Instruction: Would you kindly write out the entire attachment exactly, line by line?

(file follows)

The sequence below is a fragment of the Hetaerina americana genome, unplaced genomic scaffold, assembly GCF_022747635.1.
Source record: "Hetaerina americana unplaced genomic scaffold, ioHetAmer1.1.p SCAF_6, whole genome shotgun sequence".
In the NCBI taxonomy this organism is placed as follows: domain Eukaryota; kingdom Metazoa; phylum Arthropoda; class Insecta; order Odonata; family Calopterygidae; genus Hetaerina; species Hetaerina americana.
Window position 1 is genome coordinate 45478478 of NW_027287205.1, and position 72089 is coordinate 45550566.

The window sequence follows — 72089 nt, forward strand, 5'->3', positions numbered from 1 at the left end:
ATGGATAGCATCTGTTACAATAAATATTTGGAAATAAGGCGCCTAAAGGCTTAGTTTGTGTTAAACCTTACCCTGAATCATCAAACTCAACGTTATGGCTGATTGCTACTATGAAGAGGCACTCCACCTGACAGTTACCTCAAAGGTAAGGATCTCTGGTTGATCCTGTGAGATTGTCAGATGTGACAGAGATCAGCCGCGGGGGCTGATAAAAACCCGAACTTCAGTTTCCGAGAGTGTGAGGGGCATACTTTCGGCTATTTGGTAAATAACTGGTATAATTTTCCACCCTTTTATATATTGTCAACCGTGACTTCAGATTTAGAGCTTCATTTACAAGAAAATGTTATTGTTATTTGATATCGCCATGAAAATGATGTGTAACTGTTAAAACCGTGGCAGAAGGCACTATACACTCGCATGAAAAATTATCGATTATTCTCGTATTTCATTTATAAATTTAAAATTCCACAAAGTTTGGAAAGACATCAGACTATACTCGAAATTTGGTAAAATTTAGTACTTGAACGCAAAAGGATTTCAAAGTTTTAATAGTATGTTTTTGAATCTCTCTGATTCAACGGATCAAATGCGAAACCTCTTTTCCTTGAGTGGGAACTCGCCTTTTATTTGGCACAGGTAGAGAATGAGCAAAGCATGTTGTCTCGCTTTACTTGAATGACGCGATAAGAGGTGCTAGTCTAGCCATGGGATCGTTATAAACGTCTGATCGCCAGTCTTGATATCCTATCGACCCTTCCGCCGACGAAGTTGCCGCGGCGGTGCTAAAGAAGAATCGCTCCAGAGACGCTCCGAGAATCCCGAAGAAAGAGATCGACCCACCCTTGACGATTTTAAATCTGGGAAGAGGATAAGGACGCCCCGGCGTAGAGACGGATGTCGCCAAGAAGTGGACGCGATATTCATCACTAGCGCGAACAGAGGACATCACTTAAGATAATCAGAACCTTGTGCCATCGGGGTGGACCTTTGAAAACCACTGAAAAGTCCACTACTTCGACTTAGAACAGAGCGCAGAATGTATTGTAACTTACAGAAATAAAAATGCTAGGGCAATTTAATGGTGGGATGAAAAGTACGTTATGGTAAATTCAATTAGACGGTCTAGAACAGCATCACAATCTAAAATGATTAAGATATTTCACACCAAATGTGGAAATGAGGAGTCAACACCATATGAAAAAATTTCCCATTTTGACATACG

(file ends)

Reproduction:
The sequence below is a fragment of the Hetaerina americana genome, unplaced genomic scaffold, assembly GCF_022747635.1.
Source record: "Hetaerina americana unplaced genomic scaffold, ioHetAmer1.1.p SCAF_6, whole genome shotgun sequence".
In the NCBI taxonomy this organism is placed as follows: domain Eukaryota; kingdom Metazoa; phylum Arthropoda; class Insecta; order Odonata; family Calopterygidae; genus Hetaerina; species Hetaerina americana.
Window position 1 is genome coordinate 45478478 of NW_027287205.1, and position 72089 is coordinate 45550566.

The window sequence follows — 72089 nt, forward strand, 5'->3', positions numbered from 1 at the left end:
ATGGATAGCATCTGTTACAATAAATATTTGGAAATAAGGCGCCTAAAGGCTTAGTTTGTGTTAAACCTTACCCTGAATCATCAAACTCAACGTTATGGCTGATTGCTACTATGAAGAGGCACTCCACCTGACAGTTACCTCAAAGGTAAGGATCTCTGGTTGATCCTGTGAGATTGTCAGATGTGACAGAGATCAGCCGCGGGGGCTGATAAAAACCCGAACTTCAGTTTCCGAGAGTGTGAGGGGCATACTTTCGGCTATTTGGTAAATAACTGGTATAATTTTCCACCCTTTTATATATTGTCAACCGTGACTTCAGATTTAGAGCTTCATTTACAAGAAAATGTTATTGTTATTTGATATCGCCATGAAAATGATGTGTAACTGTTAAAACCGTGGCAGAAGGCACTATACACTCGCATGAAAAATTATCGATTATTCTCGTATTTCATTTATAAATTTAAAATTCCACAAAGTTTGGAAAGACATCAGACTATACTCGAAATTTGGTAAAATTTAGTACTTGAACGCAAAAGGATTTCAAAGTTTTAATAGTATGTTTTTGAATCTCTCTGATTCAACGGATCAAATGCGAAACCTCTTTTCCTTGAGTGGGAACTCGCCTTTTATTTGGCACAGGTAGAGAATGAGCAAAGCATGTTGTCTCGCTTTACTTGAATGACGCGATAAGAGGTGCTAGTCTAGCCATGGGATCGTTATAAACGTCTGATCGCCAGTCTTGATATCCTATCGACCCTTCCGCCGACGAAGTTGCCGCGGCGGTGCTAAAGAAGAATCGCTCCAGAGACGCTCCGAGAATCCCGAAGAAAGAGATCGACCCACCCTTGACGATTTTAAATCTGGGAAGAGGATAAGGACGCCCCGGCGTAGAGACGGATGTCGCCAAGAAGTGGACGCGATATTCATCACTAGCGCGAACAGAGGACATCACTTAAGATAATCAGAACCTTGTGCCATCGGGGTGGACCTTTGAAAACCACTGAAAAGTCCACTACTTCGACTTAGAACAGAGCGCAGAATGTATTGTAACTTACAGAAATAAAAATGCTAGGGCAATTTAATGGTGGGATGAAAAGTACGTTATGGTAAATTCAATTAGACGGTCTAGAACAGCATCACAATCTAAAATGATTAAGATATTTCACACCAAATGTGGAAATGAGGAGTCAACACCATATGAAAAAATTTCCCATTTTGACATACG